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Bill W.

Where do we aim what we thirst for?

There's an unflashy clarity to the documentary "Bill W." that suits its subject. William G. Wilson, the "stinking rotten drunk" who had an epiphany and co-founded Alcoholics Anonymous in 1935, was a Vermont Yankee whose life's work was predicated on humility and service.
Today's celebrity rehab news cycle would likely displease him; a true believer in the value of anonymity, he turned down an honorary degree from Yale and a cover story in Time (which later placed him in the top 20 "Heroes and Icons" of the 20th century).
Bill W., as he was known within AA, was an icon to the group during his lifetime — an unwanted stature that took its toll, as first-time directors Kevin Hanlon and Dan Carracino show through rich archival material, interviews and dramatizations. Enactments can stop a documentary cold, but here they work perfectly, lending a period luster to the meticulously researched film, and complementing the audio of Wilson's sharp New England bray.
Tracing Wilson's first Bronx cocktail through late-in-life LSD experiments, the filmmakers pierce to the essence of his struggles and breakthroughs. To create the 12 steps with Akron surgeon Bob Smith, Wilson pushed beyond the era's limited medical knowledge and the moralism of the temperance movement, drawing tenets from the evangelical Oxford Group.
There are no naysayers among the interviewees. Historians and AA members, shot in modesty-protecting shadow, are here to praise (and thank) Wilson. Laudatory but never simplistic, "Bill W." is a thoroughly engrossing portrait of Wilson, his times and the visionary fellowship that is his legacy.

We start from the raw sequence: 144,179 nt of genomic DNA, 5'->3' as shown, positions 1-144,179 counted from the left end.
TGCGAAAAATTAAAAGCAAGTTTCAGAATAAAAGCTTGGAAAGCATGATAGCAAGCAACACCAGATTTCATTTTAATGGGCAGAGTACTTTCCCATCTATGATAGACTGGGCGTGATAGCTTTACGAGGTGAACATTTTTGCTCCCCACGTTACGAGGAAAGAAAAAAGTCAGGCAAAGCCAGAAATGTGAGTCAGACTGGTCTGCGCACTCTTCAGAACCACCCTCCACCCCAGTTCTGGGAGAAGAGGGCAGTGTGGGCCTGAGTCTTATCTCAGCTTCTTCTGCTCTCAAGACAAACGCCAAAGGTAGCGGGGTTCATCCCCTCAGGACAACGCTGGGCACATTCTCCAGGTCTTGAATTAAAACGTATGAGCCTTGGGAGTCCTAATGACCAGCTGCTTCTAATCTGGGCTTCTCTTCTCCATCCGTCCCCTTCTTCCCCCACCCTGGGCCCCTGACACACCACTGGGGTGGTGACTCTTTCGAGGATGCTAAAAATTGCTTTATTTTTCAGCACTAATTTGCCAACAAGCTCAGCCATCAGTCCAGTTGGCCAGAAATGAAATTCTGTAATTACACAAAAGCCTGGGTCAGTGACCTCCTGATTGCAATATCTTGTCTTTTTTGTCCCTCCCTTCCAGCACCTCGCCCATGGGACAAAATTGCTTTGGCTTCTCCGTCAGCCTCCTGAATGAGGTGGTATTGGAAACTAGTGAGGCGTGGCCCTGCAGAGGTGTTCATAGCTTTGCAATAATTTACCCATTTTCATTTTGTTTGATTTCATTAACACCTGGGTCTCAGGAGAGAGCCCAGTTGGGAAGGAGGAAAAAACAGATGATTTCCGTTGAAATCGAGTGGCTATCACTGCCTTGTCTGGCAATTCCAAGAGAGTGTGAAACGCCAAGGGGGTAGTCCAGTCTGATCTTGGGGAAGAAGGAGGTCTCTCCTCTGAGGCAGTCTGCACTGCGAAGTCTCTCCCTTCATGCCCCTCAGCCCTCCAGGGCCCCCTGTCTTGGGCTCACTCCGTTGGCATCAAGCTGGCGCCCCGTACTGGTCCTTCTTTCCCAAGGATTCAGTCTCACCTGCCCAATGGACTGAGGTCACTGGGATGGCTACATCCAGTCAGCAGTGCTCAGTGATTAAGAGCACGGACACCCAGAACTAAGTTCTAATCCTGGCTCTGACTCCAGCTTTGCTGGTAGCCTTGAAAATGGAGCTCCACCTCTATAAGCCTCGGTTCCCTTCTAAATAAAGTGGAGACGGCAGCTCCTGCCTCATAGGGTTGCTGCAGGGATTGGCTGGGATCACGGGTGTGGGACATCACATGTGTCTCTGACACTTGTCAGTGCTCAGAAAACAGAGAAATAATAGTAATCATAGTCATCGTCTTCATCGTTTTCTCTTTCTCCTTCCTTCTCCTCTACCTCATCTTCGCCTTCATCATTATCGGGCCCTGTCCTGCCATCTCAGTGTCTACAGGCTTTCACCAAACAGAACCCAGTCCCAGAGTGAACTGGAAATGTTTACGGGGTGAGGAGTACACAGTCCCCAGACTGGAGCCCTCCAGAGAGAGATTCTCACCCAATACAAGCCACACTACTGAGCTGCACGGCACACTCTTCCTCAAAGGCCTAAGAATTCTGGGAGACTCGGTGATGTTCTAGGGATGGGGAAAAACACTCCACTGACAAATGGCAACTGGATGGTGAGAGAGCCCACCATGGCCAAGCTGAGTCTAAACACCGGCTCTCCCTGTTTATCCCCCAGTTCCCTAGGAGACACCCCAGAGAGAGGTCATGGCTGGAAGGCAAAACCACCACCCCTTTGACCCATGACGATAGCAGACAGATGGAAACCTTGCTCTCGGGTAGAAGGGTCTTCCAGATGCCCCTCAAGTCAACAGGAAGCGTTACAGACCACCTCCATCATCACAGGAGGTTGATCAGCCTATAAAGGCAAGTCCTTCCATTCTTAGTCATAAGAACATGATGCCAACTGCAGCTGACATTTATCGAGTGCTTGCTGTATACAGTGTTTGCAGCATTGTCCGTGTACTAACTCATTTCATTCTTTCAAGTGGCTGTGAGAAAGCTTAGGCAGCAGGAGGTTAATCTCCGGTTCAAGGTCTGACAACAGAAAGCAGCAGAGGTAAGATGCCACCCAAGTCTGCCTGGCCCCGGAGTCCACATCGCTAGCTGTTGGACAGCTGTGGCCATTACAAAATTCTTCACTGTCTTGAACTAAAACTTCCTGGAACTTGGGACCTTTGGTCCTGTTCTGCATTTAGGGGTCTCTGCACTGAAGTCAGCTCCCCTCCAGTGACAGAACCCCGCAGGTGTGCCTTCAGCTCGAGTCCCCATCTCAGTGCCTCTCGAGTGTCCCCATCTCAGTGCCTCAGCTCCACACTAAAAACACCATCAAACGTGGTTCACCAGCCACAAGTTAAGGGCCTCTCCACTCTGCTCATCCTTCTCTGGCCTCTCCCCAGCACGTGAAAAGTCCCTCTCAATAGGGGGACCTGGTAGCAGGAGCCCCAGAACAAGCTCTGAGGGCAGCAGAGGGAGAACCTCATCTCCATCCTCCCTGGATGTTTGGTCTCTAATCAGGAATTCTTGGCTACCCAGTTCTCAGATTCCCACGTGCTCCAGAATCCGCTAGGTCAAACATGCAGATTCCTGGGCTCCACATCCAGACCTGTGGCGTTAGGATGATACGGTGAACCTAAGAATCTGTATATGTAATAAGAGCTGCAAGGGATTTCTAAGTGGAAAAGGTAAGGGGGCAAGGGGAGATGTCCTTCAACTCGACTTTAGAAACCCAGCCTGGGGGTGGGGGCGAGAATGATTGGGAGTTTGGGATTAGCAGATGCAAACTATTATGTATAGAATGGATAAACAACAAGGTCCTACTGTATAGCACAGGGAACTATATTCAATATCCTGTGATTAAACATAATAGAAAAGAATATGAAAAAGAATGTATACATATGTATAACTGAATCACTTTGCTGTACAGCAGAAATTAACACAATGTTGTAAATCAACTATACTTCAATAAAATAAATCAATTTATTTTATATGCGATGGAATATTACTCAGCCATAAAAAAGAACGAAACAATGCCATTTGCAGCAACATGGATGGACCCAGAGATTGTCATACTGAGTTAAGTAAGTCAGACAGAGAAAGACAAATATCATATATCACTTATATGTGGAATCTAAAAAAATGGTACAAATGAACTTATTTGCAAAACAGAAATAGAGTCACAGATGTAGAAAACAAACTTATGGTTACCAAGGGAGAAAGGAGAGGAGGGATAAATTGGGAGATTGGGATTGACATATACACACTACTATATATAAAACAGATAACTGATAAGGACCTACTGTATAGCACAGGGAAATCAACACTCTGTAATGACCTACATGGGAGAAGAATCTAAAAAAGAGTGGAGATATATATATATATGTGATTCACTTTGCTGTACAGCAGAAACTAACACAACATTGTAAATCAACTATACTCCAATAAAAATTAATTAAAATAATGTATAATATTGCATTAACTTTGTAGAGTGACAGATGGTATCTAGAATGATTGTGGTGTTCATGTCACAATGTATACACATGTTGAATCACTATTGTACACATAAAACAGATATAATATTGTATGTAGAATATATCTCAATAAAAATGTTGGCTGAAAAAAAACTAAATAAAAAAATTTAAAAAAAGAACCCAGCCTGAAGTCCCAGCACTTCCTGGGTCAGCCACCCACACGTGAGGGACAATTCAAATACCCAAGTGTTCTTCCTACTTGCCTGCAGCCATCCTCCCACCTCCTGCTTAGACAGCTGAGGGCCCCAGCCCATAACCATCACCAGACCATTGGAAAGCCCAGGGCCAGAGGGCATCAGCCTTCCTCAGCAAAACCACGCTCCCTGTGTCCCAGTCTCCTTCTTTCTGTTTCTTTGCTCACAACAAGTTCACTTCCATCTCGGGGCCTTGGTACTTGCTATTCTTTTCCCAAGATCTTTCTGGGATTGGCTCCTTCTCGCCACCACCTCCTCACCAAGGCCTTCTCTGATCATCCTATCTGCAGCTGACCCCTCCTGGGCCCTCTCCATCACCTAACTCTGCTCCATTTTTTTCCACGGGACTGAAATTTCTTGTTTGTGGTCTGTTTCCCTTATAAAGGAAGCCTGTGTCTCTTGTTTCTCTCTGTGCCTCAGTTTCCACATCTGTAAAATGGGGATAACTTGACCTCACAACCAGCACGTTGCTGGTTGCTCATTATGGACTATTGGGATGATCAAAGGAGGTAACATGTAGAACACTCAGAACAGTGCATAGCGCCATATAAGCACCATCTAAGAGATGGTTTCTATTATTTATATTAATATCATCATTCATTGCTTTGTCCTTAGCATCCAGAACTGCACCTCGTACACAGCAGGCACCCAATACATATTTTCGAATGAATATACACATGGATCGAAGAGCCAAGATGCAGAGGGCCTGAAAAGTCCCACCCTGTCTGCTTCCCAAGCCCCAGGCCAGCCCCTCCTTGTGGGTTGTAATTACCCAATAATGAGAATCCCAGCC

In 1999, Bill Wilson was named one of TIME Magazine’s 100 Heroes and Icons of the 20th Century for his role as co-founder of Alcoholics Anonymous. But 65 years earlier, in 1934, he had faced almost certain death from his uncontrollable drinking. At the time, medicine viewed alcoholism as a symptom of deeper psychiatric issues, and alcoholics were treated with lobotomies, shock therapy, or imprisonment. Despite this, Bill Wilson found a way to sobriety, and then forged a path for countless others to follow. With Bill as its driving force, A.A. grew from a handful of men to a worldwide fellowship of over 2 million men and women. Thousands of people throughout the world now credit him with saving their lives – both alcoholics and members of dozens of other 12 Step recovery groups. Bill’s leadership eventually made him an icon within A.A. – and a man unable to be a member of the very society he had created. Through interviews, recreations, and rare archival material, Bill W. traces Wilson’s life through his 17 years of devastating alcoholism, the crucial years of A.A.’s founding and growth, his battle with depression, his experimentation with LSD, and his struggle with celebrity status in an anonymous society. A reluctant hero, Bill Wilson lived a life of sacrifice and service, and left a legacy of recovery that continues every day, all around the world.

Bill W. took eight years of full-time work to complete. The filmmakers conducted research in dozens of archives and private collections, and interviewed A.A. members and historians in the United States, Canada, and Europe.

Making a film about the founder of an anonymous society, especially one who died in 1971, presented many obstacles, of course. Very few people who knew Bill W. were still alive at the time this production began. At first, it seemed as if there would be very little visual material available for use in a film. But research and a healthy dose of good fortune allowed the producers to unearth film footage and photographs – including some that had never been seen before – and some new material that had not been included in previous written biographies of Bill Wilson. As a result, Bill W. presents a new look at the co-founder of Alcoholics Anonymous.

 

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